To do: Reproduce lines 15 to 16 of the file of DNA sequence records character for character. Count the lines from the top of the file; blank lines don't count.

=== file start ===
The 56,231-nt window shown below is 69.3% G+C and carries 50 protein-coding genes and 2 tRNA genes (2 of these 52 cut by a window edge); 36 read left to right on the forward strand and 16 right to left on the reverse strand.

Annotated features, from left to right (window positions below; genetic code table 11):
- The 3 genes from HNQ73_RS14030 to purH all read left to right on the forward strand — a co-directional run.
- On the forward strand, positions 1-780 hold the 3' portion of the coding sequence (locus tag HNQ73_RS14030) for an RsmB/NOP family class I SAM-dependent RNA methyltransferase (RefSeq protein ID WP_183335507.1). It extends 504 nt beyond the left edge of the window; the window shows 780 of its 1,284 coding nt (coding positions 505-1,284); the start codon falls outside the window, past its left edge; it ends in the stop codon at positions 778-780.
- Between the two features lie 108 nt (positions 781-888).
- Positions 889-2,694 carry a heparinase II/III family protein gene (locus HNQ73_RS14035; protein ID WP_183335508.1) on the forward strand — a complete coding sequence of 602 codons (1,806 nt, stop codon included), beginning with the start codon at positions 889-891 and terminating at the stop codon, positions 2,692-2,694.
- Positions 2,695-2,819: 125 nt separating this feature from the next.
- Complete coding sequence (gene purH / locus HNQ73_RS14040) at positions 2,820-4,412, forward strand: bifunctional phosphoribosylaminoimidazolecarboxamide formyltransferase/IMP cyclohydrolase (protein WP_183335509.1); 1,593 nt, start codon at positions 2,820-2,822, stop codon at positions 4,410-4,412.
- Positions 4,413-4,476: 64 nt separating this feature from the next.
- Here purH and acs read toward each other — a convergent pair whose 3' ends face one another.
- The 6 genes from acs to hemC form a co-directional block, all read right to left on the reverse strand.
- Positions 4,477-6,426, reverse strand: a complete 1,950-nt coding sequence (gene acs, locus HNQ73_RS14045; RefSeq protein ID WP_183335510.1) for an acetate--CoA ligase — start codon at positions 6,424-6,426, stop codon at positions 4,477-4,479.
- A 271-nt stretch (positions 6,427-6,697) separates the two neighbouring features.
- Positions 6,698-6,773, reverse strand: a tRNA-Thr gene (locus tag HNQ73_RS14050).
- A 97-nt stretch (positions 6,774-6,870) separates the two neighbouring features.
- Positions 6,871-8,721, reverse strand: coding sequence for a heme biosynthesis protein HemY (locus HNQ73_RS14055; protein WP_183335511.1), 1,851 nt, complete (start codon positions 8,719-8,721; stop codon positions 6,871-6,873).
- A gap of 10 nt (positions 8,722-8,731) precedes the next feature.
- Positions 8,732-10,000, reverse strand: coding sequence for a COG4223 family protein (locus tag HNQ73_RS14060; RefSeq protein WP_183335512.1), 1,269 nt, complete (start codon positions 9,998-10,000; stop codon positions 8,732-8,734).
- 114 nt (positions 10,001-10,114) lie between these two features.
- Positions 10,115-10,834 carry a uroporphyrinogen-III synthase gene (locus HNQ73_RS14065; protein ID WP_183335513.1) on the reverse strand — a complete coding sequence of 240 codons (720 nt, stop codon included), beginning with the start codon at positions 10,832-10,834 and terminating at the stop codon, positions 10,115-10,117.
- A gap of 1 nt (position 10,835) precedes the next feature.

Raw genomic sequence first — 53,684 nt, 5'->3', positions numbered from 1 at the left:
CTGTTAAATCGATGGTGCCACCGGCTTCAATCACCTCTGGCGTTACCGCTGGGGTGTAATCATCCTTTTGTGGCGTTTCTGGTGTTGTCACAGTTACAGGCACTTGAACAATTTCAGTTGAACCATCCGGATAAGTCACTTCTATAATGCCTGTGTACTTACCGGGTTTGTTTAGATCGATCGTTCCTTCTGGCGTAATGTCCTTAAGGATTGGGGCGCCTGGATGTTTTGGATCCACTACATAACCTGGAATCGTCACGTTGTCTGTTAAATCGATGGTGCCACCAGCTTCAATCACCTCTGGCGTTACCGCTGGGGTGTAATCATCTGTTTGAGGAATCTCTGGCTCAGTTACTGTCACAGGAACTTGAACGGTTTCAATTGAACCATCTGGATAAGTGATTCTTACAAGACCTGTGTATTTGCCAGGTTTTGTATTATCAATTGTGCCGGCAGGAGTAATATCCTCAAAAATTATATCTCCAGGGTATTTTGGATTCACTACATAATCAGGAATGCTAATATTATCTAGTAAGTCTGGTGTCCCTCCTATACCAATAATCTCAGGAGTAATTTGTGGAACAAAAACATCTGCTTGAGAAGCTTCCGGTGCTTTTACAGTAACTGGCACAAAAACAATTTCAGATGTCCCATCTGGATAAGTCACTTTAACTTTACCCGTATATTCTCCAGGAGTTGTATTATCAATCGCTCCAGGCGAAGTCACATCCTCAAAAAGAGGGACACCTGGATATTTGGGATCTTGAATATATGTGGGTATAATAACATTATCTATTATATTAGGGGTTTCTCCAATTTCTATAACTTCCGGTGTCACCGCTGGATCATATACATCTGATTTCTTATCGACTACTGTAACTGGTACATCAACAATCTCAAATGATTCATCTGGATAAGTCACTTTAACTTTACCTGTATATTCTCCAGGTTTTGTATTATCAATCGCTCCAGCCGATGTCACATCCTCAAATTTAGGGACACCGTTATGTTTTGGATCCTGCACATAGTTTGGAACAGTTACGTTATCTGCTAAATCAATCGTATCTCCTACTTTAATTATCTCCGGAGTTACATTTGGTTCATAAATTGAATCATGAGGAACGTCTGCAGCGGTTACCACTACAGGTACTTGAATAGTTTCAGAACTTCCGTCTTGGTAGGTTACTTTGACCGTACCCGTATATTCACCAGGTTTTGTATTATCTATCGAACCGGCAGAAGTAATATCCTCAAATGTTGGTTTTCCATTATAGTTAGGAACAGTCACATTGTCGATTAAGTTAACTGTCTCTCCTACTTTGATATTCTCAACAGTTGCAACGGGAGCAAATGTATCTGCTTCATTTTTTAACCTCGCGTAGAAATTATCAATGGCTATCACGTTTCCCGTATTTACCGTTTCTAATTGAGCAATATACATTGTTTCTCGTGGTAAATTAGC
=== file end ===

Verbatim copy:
- A 97-nt stretch (positions 6,774-6,870) separates the two neighbouring features.
- Positions 6,871-8,721, reverse strand: coding sequence for a heme biosynthesis protein HemY (locus HNQ73_RS14055; protein WP_183335511.1), 1,851 nt, complete (start codon positions 8,719-8,721; stop codon positions 6,871-6,873).